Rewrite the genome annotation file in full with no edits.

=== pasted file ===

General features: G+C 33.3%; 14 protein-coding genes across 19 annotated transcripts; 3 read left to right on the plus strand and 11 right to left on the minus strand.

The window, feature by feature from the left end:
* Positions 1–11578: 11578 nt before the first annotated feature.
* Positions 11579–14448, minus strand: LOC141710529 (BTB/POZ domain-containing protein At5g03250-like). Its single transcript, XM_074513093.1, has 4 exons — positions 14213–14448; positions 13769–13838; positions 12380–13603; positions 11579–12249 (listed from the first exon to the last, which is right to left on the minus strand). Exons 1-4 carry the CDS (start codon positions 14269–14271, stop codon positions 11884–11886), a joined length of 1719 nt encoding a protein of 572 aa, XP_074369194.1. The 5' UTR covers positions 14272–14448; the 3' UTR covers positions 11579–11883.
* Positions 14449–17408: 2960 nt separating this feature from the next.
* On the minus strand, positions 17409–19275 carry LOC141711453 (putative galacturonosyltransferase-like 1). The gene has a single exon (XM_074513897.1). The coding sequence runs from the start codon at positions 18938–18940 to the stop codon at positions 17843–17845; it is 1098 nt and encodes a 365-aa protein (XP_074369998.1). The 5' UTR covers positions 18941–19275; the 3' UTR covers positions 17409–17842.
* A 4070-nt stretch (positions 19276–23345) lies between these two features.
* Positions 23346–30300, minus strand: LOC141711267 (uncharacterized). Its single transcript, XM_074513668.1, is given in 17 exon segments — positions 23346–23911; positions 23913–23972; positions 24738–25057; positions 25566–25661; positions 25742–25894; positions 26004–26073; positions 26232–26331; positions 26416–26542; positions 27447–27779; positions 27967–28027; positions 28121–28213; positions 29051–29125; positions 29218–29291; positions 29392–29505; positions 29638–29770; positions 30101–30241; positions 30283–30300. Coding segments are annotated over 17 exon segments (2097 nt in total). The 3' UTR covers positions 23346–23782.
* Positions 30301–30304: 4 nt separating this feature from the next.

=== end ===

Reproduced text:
General features: G+C 33.3%; 14 protein-coding genes across 19 annotated transcripts; 3 read left to right on the plus strand and 11 right to left on the minus strand.

The window, feature by feature from the left end:
* Positions 1–11578: 11578 nt before the first annotated feature.
* Positions 11579–14448, minus strand: LOC141710529 (BTB/POZ domain-containing protein At5g03250-like). Its single transcript, XM_074513093.1, has 4 exons — positions 14213–14448; positions 13769–13838; positions 12380–13603; positions 11579–12249 (listed from the first exon to the last, which is right to left on the minus strand). Exons 1-4 carry the CDS (start codon positions 14269–14271, stop codon positions 11884–11886), a joined length of 1719 nt encoding a protein of 572 aa, XP_074369194.1. The 5' UTR covers positions 14272–14448; the 3' UTR covers positions 11579–11883.
* Positions 14449–17408: 2960 nt separating this feature from the next.
* On the minus strand, positions 17409–19275 carry LOC141711453 (putative galacturonosyltransferase-like 1). The gene has a single exon (XM_074513897.1). The coding sequence runs from the start codon at positions 18938–18940 to the stop codon at positions 17843–17845; it is 1098 nt and encodes a 365-aa protein (XP_074369998.1). The 5' UTR covers positions 18941–19275; the 3' UTR covers positions 17409–17842.
* A 4070-nt stretch (positions 19276–23345) lies between these two features.
* Positions 23346–30300, minus strand: LOC141711267 (uncharacterized). Its single transcript, XM_074513668.1, is given in 17 exon segments — positions 23346–23911; positions 23913–23972; positions 24738–25057; positions 25566–25661; positions 25742–25894; positions 26004–26073; positions 26232–26331; positions 26416–26542; positions 27447–27779; positions 27967–28027; positions 28121–28213; positions 29051–29125; positions 29218–29291; positions 29392–29505; positions 29638–29770; positions 30101–30241; positions 30283–30300. Coding segments are annotated over 17 exon segments (2097 nt in total). The 3' UTR covers positions 23346–23782.
* Positions 30301–30304: 4 nt separating this feature from the next.